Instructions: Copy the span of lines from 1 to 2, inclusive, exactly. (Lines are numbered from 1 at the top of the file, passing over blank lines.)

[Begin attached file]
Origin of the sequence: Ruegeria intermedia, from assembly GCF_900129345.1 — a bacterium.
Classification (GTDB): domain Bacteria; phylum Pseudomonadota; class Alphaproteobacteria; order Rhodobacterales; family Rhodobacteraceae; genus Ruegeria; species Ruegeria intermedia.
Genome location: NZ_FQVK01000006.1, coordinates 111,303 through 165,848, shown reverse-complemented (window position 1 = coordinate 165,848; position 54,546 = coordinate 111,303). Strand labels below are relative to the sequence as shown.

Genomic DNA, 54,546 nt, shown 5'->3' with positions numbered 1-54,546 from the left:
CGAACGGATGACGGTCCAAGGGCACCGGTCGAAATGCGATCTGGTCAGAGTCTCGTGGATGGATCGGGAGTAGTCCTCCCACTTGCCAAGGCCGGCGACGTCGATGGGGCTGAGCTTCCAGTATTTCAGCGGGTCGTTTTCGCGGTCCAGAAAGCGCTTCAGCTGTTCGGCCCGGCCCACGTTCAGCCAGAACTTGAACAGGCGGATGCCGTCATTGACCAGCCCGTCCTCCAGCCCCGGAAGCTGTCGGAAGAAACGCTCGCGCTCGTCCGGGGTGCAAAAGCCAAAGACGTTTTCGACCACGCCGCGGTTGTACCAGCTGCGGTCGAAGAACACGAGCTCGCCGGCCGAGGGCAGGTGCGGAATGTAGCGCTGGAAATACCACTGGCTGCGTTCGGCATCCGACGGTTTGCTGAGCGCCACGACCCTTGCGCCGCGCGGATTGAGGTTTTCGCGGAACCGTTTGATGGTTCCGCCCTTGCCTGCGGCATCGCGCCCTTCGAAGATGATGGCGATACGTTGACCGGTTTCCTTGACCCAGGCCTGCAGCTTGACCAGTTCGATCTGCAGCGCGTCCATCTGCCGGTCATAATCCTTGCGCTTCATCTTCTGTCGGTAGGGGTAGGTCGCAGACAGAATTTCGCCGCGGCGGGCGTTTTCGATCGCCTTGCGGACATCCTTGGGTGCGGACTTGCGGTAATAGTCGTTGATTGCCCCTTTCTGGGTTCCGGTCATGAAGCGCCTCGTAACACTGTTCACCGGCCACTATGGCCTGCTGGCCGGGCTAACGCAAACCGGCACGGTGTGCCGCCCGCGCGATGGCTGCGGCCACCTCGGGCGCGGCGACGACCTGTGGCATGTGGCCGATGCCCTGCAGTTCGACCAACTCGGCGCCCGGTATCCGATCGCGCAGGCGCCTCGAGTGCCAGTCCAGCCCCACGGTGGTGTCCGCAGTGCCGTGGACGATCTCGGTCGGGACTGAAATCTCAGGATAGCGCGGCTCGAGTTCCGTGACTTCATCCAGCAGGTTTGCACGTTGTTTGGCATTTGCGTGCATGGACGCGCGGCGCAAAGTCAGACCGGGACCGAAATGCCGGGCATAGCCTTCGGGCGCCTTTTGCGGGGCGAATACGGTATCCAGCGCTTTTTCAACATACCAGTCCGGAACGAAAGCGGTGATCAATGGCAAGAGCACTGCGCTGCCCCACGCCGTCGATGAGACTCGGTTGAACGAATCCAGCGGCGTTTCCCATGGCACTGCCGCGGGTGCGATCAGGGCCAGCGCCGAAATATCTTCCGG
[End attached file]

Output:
Origin of the sequence: Ruegeria intermedia, from assembly GCF_900129345.1 — a bacterium.
Classification (GTDB): domain Bacteria; phylum Pseudomonadota; class Alphaproteobacteria; order Rhodobacterales; family Rhodobacteraceae; genus Ruegeria; species Ruegeria intermedia.